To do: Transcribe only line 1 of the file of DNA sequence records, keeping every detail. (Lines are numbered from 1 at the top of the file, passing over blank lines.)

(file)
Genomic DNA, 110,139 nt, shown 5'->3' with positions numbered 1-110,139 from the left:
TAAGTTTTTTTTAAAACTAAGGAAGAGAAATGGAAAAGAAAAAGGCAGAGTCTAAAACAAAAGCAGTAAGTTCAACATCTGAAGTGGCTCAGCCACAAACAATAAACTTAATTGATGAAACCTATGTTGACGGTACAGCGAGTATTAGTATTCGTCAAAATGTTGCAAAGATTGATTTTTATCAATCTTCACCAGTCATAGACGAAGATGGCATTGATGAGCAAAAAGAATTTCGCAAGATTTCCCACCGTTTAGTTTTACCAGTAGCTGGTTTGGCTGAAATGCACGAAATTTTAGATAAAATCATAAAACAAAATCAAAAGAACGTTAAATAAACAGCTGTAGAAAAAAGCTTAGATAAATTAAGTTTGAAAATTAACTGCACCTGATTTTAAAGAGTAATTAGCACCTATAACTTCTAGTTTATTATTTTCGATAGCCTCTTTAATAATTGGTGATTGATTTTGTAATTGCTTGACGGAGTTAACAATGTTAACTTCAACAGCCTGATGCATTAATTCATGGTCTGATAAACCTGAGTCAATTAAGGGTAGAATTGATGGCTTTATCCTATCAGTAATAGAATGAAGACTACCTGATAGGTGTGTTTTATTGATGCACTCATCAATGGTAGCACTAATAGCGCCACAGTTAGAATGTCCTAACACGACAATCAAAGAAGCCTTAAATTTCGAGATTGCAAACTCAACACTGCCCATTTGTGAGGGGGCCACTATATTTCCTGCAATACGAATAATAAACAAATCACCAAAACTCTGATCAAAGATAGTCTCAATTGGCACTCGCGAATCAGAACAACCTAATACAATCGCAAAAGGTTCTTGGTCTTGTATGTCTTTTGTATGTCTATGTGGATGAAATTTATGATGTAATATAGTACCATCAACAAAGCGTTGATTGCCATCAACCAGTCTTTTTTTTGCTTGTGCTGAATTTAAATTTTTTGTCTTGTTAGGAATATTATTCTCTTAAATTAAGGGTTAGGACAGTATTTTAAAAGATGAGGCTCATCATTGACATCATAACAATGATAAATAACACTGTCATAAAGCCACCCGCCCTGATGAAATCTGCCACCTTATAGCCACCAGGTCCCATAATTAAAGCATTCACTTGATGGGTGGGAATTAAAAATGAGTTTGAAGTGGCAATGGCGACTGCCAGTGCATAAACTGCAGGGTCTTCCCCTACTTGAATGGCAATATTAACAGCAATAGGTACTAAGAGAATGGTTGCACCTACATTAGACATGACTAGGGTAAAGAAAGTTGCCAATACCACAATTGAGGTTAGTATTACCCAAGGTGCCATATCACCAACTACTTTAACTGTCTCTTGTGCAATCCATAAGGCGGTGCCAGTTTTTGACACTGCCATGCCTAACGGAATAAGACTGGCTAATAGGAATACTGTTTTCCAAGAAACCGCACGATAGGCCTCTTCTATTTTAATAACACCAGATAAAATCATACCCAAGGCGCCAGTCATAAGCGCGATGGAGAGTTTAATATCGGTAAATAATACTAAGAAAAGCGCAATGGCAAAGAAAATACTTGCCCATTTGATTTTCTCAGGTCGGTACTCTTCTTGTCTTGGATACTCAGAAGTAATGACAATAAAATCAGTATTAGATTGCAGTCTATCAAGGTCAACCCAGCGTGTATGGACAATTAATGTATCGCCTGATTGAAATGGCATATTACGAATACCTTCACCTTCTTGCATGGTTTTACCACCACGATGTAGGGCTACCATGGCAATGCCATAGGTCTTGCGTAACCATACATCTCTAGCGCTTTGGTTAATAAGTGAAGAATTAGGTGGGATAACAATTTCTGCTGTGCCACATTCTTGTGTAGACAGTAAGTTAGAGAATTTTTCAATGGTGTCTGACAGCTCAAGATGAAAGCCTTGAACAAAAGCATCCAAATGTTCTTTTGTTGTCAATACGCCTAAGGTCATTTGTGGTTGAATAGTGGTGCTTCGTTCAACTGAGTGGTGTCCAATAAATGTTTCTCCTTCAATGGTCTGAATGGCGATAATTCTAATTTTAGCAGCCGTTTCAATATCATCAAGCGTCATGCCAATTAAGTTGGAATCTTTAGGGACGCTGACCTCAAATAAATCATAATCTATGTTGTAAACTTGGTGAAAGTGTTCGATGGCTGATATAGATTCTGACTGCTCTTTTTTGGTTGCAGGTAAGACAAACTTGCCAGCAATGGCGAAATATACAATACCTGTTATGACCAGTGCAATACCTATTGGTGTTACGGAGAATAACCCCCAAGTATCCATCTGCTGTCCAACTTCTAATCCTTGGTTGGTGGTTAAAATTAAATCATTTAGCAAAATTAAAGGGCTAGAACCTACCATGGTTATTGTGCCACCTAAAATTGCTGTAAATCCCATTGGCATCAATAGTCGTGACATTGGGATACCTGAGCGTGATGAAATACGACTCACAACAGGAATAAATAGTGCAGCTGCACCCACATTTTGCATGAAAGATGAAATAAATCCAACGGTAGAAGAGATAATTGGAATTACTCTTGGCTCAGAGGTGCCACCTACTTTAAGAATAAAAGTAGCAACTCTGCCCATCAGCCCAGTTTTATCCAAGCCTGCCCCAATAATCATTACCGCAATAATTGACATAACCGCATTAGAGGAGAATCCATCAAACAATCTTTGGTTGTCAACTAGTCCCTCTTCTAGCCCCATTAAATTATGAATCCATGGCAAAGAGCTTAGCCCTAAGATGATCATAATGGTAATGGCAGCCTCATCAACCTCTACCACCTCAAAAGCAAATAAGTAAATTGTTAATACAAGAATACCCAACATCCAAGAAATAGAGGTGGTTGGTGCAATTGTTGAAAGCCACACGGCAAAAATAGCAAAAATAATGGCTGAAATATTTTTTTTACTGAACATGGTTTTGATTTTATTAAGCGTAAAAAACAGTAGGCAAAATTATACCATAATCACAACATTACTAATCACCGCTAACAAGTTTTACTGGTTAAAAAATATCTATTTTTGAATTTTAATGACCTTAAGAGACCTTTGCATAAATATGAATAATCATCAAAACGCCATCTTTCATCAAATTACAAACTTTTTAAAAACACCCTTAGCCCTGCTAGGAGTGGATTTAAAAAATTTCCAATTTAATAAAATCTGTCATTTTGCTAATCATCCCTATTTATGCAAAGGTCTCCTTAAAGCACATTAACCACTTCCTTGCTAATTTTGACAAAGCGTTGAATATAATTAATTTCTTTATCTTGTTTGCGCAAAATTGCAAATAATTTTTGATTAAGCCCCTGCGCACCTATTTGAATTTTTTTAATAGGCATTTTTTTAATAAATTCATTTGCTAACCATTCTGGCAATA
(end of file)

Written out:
Genomic DNA, 110,139 nt, shown 5'->3' with positions numbered 1-110,139 from the left: